There are six types of asbestos, but three which were commonly used in the UK:
Chrysotile asbestos belongs to the category Serpentine, whilst all of the others are referred to as Amphibole.
Types of asbestos
Chrysotile (white) asbestos
Chrysotile asbestos has loose, long, and curly fibres, and has a white appearance, maybe with specs of other colours. It is hydrophilic – meaning that it absorbs water.
Banned in 1999 in the UK, it is believed to account for 95% of asbestos globally. It was predominantly mined in Canada, but other mines exist around the world.
Chrysotile fibres have an extremely high tensile strength, and it was often spun into thread, and woven into cloth. Chrysotile asbestos is also resistant to heat and has excellent thermal, electrical and acoustic properties.
Amosite (brown) asbestos
Amosite asbestos has light brown, needle-like fibres, found in bundles, and does not absorb water.
It was predominantly mined in South Africa, and was the second most used asbestos fibre after Chrysotile asbestos.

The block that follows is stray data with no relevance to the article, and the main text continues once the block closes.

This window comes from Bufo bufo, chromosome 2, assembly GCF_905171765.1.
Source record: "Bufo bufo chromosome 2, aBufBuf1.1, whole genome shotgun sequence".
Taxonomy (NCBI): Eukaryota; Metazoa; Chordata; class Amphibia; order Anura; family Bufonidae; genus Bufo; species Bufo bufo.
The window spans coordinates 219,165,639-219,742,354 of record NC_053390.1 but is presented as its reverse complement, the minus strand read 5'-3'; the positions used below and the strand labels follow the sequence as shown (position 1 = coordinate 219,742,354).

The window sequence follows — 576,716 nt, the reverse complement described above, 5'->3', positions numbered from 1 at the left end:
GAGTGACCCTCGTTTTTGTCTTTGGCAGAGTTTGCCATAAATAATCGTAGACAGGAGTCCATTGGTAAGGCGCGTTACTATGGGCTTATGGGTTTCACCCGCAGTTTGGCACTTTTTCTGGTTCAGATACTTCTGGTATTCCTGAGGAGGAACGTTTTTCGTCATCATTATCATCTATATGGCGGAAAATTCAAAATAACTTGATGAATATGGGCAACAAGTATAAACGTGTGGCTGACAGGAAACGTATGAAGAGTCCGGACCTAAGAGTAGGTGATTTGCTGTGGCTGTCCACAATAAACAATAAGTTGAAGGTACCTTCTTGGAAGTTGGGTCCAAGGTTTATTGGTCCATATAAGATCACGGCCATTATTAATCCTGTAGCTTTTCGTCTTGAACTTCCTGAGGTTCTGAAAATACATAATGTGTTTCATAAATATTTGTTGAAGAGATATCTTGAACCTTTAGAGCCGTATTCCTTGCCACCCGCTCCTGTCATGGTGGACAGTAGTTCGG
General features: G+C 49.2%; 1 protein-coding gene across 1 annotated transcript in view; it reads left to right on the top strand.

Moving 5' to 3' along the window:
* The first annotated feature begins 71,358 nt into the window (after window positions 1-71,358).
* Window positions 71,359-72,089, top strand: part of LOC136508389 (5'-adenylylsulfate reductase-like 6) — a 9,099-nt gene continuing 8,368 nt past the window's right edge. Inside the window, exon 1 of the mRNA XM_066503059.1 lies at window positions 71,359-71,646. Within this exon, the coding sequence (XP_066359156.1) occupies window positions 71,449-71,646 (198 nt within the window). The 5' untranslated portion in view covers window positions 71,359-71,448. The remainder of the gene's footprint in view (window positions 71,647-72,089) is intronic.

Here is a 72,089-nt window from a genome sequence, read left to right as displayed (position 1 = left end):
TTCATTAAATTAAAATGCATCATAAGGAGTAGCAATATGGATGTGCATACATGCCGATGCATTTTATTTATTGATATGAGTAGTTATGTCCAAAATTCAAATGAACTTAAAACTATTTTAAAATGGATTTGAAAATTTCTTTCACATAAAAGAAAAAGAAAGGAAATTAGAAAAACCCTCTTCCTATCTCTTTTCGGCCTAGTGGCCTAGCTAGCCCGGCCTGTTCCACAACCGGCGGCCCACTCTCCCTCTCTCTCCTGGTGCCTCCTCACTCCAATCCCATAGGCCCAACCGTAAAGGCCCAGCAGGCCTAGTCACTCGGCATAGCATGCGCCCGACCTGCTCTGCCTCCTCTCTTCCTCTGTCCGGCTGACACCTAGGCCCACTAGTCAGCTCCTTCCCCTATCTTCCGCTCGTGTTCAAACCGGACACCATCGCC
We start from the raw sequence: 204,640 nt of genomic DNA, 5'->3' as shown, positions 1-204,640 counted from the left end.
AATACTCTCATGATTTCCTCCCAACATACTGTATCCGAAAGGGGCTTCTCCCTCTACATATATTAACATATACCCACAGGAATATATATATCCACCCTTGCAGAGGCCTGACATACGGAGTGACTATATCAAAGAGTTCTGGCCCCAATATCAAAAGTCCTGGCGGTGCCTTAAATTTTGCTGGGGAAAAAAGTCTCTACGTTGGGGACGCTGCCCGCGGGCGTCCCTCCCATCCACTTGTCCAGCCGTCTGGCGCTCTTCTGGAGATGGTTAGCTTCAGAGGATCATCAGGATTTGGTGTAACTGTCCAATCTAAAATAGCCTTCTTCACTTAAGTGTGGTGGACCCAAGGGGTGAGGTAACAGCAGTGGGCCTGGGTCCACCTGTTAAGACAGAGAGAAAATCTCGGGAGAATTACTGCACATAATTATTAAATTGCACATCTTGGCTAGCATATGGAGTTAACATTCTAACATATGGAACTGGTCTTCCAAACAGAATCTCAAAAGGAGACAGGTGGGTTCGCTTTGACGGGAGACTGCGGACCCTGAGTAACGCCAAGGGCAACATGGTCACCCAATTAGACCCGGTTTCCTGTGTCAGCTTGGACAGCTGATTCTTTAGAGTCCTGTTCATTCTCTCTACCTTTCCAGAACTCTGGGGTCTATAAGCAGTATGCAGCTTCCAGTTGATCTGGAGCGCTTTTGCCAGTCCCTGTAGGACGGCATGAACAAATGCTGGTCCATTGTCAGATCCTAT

The use of Amosite asbestos in the United Kingdom was banned in 1985.
Amosite asbestos has amazing thermal properties, and was often used to insulate pipe work, and for fire protection.
Crocidolite (blue) asbestos
Crocidolite asbestos is also found in bundles, and its needle-like fibres have barbs and hooks. It has a noticeable light blue tinge. It does not absorb water.
Like Amosite, Crocidolite asbestos is also in the most hazardous category, but due to its poor heat properties, was used the least. Crocidolite asbestos was also banned in the UK in 1985.
Crocidolite was mined primarily in southern Africa, but also in Australia, and Bolivia. Products that it was used in mainly consisted of cement products, and gaskets.
Is all asbestos dangerous?
Yes. All asbestos is dangerous!
Depending on the material, and its friability, and condition, it can be categorised as high-risk or low-risk. Some materials pose a serious risk, especially if damaged, so it is important to avoid complacency.